Central Banks Risk Seeing Their Feted ‘Independence’ Watered Down

By Michael Collins | More Articles by Michael Collins

William Martin is the longest-serving Federal Reserve chief, having served from 1952 when Harry Truman was president to 1970. A few years into the role, Truman saw Martin on a street. The president from 1945 to 1953 stared at Martin, called him a “traitor” and walked away. Martin’s betrayal? He prioritised a successful fight against inflation running at an annualised 21% in 1951, rather than help Truman fund the Korean war by ensuring Washington could borrow at 2.5% or less.

Lyndon Johnson, the fourth of Martin’s five presidents, got frustrated with him too. Johnson enacted fiscal stimulus in 1964 only to see the Fed resist his bullying to keep interest rates low. In 1965, Johnson summoned Martin to his Texas ranch where the president “shoved him around his living room, yelling in his face: ‘Boys are dying in Vietnam and Bill Martin doesn’t care.’” When Martin’s final term ended, inflation was 6% and heading to double digits.

Now President Donald Trump is treating the Fed with similar disrespect. Trump has publicly criticised the “going loco” Fed led by “clueless” “enemy” Jerome Powell about 50 times since mid-2018. The worry is that Trump is just another menace to the practice whereby central banks set monetary policy to meet inflation and other targets supposedly free of political pressure. Bloomberg counts that 17 central banks faced political interference in 2018.

Many forces are combining to weaken the autonomy of central banks. Populists are targeting central banks because the global financial crisis discredited the neoliberal framework of which their independence is a part. Central banks have been given more tasks, often bank supervision, that come with controversies. Central bankers are commenting on politically sensitive topics such as climate change and gender quotas. Critics claim their asset-buying programs have boosted inequality by inflating asset prices (even when conceding such tactics staved off recessions).

But two other reasons stand out that point to the trend intensifying because they relate to the merits of independent monetary policy as a way to manage economies. The first is the raison d’être for independent central banking is waning; low inflation means politicians have lost their incentive to outsource the blame for higher interest rates. The second is that orthodox monetary policies are exhausted and people realise monetary tools can’t be radicalised much more because they promote risks; namely, they inflate asset prices, hinder lending and squeeze bank profits (which increases the risk of financial instability). To overcome this failure of monetary policy to fire sustainable growth, policymakers are pondering fiscal solutions that would dilute the autonomy of central banks.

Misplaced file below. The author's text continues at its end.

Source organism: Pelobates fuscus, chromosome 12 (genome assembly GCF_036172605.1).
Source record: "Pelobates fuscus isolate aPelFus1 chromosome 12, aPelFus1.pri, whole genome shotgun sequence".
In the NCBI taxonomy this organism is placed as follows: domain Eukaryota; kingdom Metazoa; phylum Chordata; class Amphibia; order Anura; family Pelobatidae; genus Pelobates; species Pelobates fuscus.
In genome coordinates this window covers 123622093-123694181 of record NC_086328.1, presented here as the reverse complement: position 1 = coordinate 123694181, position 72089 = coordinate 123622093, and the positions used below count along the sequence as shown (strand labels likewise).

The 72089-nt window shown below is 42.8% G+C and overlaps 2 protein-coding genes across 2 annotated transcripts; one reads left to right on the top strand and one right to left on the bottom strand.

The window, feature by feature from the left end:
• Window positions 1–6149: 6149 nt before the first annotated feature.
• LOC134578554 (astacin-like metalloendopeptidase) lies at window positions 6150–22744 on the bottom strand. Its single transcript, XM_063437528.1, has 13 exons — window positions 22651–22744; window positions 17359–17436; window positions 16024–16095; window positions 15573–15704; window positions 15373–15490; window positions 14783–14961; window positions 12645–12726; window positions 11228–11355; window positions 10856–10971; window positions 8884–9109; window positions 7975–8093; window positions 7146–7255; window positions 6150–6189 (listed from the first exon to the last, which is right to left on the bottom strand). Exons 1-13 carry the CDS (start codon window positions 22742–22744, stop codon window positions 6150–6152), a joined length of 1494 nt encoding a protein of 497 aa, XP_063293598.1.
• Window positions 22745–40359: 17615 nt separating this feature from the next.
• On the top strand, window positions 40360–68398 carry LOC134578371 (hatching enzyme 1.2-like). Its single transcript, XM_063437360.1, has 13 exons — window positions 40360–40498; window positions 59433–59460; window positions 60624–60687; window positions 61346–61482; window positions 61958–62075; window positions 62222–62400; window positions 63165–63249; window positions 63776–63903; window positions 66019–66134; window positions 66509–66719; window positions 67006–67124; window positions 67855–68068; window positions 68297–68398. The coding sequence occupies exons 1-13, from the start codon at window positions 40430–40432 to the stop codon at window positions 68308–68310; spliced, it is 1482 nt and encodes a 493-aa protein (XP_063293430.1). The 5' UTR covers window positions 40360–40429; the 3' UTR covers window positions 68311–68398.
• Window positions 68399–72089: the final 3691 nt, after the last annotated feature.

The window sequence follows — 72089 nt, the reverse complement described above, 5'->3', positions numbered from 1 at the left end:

Japan’s experience shows how political and economic conditions can force action that curtails central-bank freedom. Many argue the Bank of Japan lost its autonomy in 2013 when it became part of Prime Minister Shinzō Abe’s drive to refloat Japan’s deflation-ridden economy. A central feature of ‘Abenomics’ is it blurs the distinction between monetary and fiscal policies, which were separated to stop the inflation-prone practice whereby central banks bought government bonds directly from Treasuries to fund fiscal deficits.

As Japan’s fight against deflation shows, the weakening of central-bank autonomy can be an appropriate policy response. But the loss of central-bank autonomy could come at a cost, especially if it’s judged to be due to political pressure rather than economic circumstances. The policy to convince investors and the public that central banks were above the political fray reduced the level of uncertainty in asset prices and instilled public faith that inflation would stay tame, fiat currencies would hold their worth and central banks would act for the common good. If central-bank autonomy were to erode, such investor and public confidence could be hard to restore.

To be sure, most central banks only enjoy a ‘quasi independence’. Central banks are entwined in politics because they form part of the executive and they often cooperate with Treasuries. Lawmakers set goals for central banks that can be revised any time. They make central bankers report to parliaments. Many central-bank leaders need to maintain public and parliamentary support to ensure their reappointment. The record of ‘apolitical’ central banking has blemishes. The biggest are the global financial crisis and the ECB’s rate increases of 2010 that intensified the eurozone debt crisis.

Whatever their errors or the degree of autonomy, granting central banks independence was an apt political and policy solution when inflation was a threat. Today’s low-inflation, low-growth and high-debt world will likely call on fiscal remedies that erode central-bank autonomy.

As policymakers turn to fiscal policy and executive fiat to promote sustainable more-equitable growth, central bankers might morph into public servants whom Truman would consider loyal and to whom Johnson would be friendly. But investors and the public might trust them less, especially if the loss of autonomy occurs while Trump is tweeting against the Fed.

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Michael Collins

About Michael Collins

Michael Collins is an investment specialist at Magellan. Since 2000, Michael has worked as an investment specialist/commentator for money managers, AMP Capital, IOOF/Perennial, Barclays Global Investors (now BlackRock) and Fidelity International.

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